From the March 2012 issue of Research Magazine • Subscribe!

Bulletproofing Your Practice Against Bad Clients

You need two lines of defense against bad-apple clients.

From time to time, I see ads on TV from attorneys advising people who may have experienced investment losses that suing their financial advisor may be a solution.

To be sure, some FAs deserve what they get. Criminal behavior is not unique to this or any industry. But there is another side of the dark coin. It’s investors who would use the system to recover losses when they are not entitled, or just outright steal money from financial advisors.

Let’s assume you have one such client in your book right now. Let’s further assume your record-keeping has been sloppy. You, my friend, are at risk of losing your business.

How many bad-apple clients does it take to wreck a career? You know the answer, don’t you? It’s just that one. So protect yourself. In addition to the information in this article, I have created a “Save Your Business” page with important free resources for you at www.billgood.com/savegoodway.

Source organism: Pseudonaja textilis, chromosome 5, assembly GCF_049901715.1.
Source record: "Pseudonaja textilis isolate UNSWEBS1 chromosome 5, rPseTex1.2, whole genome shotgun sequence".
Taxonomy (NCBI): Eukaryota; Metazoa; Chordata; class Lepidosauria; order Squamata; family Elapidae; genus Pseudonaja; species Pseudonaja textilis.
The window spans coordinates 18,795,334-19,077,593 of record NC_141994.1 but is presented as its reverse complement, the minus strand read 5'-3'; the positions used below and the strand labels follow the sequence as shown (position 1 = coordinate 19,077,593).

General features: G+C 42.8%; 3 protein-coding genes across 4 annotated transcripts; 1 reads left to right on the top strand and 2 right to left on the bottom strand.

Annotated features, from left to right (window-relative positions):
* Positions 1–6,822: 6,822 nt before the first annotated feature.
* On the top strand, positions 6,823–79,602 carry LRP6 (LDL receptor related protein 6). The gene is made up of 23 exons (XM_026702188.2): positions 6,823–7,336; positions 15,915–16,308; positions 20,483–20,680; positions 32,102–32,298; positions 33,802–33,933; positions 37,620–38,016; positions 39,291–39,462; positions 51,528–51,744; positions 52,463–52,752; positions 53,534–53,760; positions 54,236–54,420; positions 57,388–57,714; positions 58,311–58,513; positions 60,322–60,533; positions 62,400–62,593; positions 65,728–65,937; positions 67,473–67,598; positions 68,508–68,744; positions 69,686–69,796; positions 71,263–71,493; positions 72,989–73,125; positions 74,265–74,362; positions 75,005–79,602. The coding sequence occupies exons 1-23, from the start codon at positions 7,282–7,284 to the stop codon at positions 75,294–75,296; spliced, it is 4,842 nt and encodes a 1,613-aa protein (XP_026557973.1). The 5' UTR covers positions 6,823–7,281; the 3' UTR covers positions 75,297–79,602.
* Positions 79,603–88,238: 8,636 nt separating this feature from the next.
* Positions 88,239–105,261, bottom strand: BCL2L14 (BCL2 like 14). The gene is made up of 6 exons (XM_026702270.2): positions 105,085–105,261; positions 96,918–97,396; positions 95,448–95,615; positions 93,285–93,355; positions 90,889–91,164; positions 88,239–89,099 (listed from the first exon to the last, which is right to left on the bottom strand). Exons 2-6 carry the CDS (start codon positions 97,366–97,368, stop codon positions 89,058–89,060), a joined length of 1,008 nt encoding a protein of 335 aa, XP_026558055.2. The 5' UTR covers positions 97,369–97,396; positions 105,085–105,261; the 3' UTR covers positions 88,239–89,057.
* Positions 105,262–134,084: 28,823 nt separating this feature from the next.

Obviously, your best protection is doing the right thing, which means following sound investment principles and the ethical guidelines of the industry. But sadly, today, that’s not enough. You can do the right thing and still lose everything.

Consider some possibilities: A client could allege you misrepresented something, perhaps the risk involved in an investment. Or a client’s heirs could allege your recommendations were unsuitable.

What do your notes say about your discussion of risk factors? And what information do you have to back up your claim that the investment recommendations you made were suitable?

While you may have done the right things, if you can’t prove it, your goose is as good as cooked and eaten.

If your first line of defense is doing the right thing, your second line is proving you did the right thing. Your primary tool is a disciplined contact management process.

Contact management is the process of capturing, recording and retrieving information about individuals and small groups one contact at a time. Here’s “The Law” that’s central to this discipline: Every contact and contact attempt with a client or prospect produces an updated record.